International Choice Modelling Conference, International Choice Modelling Conference 2017

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Do attitudes cause behavior or vice versa? An alternative conceptualization of the attitude-behavior relationship in choice modeling
Maarten Kroesen

Last modified: 28 March 2017

Abstract


Attitudes, broadly defined as affective evaluations (favorable or unfavorable) with regard to particular objects or behaviors (Ajzen and Fishbein, 1977), are generally thought to play an important role in determining people’s travel mode choices (Ben-Akiva et al., 2002; Gärling et al., 1998). Initial studies investigating the attitude-behavior relationship in a transportation context date back to the late 1970s (Dobson et al., 1978; Tardiff, 1977; Tischer and Phillips, 1979). Since then, more elaborate theoretical frameworks to study the effects of attitudes on behavior have been developed, the most prominent and influential being the Theory of Planned Behavior (Ajzen, 1991). This model has also been extensively applied in the transport domain (Bamberg, 2006; Bamberg et al., 2003; de Groot and Steg, 2007; Heath and Gifford, 2002; Thøgersen, 2006). Over the past decade, it has also become popular to include attitudes in discrete choice models, leading to a class of so-called hybrid choice models (Ben-Akiva et al., 2002).

While conceptual and related empirical models generally assume that attitudes influence behavior, researchers typically acknowledge that a reverse relationship, i.e. from behavior to attitudes, may also exist (Ajzen, 2015). Clearly, the question of “which causes which” has important implications for behavioral research, (choice) model development, and policy design (Chorus and Kroesen, 2014). Concerning the latter: if attitudes (primarily) influence behavior, it makes sense to try to influence behavior (in desired directions) via promotional and information campaigns targeted at people’s attitudes. If, on the other hand, behavior (primarily) influences attitudes, policy should rather focus on changing people’s behavior directly, e.g. via regulations, or focus on the ‘hard’ determinants of behavior, like travel costs, e.g. via pricing policies. Given that knowledge about the direction of causation is of crucial importance from a research and policy perspective, the scarcity of research addressing this subject is surprising and problematic.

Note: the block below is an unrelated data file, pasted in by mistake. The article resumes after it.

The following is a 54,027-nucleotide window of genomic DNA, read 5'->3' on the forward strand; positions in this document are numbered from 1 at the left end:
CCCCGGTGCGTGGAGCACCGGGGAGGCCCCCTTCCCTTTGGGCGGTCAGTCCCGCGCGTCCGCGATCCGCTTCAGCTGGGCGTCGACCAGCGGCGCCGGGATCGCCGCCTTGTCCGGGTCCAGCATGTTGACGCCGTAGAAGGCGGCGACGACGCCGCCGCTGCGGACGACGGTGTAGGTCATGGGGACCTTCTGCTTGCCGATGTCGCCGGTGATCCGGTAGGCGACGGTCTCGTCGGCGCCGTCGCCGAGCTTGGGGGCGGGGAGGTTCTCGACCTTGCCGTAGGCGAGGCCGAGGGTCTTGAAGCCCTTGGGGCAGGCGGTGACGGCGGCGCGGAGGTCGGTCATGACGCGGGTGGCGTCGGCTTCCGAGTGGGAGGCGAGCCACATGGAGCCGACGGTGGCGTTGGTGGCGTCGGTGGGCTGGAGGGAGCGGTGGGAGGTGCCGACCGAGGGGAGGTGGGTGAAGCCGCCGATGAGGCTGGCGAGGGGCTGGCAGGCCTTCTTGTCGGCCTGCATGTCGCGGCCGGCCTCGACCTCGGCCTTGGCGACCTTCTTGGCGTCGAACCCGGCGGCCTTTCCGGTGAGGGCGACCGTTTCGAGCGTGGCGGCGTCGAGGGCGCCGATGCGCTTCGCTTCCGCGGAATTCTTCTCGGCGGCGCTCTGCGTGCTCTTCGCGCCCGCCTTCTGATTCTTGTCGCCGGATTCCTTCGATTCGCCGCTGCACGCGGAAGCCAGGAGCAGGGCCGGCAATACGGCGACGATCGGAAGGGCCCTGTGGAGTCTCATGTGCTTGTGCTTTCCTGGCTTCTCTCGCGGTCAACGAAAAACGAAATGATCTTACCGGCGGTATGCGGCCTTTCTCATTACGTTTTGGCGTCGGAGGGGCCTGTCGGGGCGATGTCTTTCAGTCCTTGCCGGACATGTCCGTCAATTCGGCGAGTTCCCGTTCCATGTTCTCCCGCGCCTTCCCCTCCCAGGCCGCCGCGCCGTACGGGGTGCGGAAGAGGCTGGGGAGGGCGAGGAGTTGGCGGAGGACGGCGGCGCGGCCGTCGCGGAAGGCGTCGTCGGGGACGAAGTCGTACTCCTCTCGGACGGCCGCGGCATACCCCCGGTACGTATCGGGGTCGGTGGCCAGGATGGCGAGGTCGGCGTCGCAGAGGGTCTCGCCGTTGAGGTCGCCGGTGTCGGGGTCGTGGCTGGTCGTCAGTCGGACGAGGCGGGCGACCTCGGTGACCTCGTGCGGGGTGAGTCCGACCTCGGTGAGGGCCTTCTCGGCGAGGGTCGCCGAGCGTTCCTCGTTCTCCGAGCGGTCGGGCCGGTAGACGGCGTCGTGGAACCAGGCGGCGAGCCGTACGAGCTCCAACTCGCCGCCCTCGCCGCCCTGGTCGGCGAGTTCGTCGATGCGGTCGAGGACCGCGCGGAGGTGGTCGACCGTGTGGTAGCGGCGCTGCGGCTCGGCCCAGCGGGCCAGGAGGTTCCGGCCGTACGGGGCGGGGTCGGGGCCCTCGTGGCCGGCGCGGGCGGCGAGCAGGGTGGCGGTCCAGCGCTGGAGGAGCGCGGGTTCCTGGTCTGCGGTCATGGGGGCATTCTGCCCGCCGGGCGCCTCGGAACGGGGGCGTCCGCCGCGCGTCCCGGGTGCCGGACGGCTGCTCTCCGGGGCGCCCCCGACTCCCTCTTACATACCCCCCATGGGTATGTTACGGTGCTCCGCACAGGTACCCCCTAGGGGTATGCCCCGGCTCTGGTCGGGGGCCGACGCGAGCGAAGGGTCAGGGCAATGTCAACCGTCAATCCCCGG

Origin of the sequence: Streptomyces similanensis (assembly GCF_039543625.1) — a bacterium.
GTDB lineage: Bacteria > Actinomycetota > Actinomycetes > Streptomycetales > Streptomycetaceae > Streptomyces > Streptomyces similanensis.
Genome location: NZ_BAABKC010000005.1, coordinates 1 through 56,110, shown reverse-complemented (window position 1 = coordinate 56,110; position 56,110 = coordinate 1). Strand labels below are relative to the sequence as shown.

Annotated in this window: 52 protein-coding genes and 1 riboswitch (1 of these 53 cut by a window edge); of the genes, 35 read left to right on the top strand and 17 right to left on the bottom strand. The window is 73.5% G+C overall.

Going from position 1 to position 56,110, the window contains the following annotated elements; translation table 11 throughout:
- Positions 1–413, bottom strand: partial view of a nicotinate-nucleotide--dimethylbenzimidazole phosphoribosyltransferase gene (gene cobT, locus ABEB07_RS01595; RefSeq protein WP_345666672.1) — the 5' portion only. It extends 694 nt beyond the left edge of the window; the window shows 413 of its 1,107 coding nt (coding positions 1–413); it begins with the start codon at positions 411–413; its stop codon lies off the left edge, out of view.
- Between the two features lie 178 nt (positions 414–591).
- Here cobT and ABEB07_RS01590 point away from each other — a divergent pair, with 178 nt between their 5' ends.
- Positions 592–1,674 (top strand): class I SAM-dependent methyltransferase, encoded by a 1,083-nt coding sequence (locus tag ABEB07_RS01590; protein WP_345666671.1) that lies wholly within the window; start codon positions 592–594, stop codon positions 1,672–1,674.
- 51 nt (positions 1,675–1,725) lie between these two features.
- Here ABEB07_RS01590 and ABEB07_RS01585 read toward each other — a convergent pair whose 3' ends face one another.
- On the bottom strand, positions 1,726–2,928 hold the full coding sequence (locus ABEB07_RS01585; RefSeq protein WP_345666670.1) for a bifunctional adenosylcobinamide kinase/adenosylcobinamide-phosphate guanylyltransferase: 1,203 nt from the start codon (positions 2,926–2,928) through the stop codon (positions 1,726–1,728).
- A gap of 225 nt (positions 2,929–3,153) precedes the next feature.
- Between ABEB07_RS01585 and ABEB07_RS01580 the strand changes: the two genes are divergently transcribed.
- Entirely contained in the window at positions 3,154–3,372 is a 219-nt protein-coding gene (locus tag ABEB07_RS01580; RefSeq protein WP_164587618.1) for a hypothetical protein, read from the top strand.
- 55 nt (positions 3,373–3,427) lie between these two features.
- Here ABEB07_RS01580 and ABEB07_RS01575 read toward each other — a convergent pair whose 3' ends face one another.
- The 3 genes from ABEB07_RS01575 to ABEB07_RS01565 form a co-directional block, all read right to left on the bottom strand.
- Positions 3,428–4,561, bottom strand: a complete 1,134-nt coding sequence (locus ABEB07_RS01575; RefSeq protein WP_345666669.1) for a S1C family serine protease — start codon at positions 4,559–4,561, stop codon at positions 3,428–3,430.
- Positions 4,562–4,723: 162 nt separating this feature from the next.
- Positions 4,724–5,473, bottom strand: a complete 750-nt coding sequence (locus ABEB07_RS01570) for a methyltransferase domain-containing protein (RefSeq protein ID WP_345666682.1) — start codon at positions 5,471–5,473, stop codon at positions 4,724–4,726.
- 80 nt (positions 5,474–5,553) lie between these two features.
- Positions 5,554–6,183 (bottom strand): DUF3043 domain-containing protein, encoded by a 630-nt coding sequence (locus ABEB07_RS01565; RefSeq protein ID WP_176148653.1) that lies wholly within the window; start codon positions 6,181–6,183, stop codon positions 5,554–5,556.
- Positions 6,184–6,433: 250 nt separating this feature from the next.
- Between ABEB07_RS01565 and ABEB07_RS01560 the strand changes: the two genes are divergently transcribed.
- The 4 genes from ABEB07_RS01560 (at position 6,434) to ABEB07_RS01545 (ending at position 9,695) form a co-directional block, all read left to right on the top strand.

Our aim is to reinvigorate interest in this topic by (1) assessing the direction of causation between attitudes and behavior using panel data and (2) by presenting a new framework to study attitude-behavior (in)consistency over time. This latter framework identifies the processes through which consistency and inconsistency occur over time and thereby actually transcends the original question of whether attitudes cause behavior or vice versa.

The first aim is achieved by specifying a two-wave cross-lagged panel model (CLPM) (Finkel, 1995). For the second aim a two-wave latent transition model (LTM) is specified (Collins and Lanza, 2013). To estimate the models a mobility survey is developed, which is administered twice (in 2013 and 2014) among a (random) subset of the Longitudinal Internet Studies for the Social (LISS) sciences panel members. This panel is based on a true probability sample of Dutch households. The present analyses are based on those respondents who completed both surveys (N=1,376).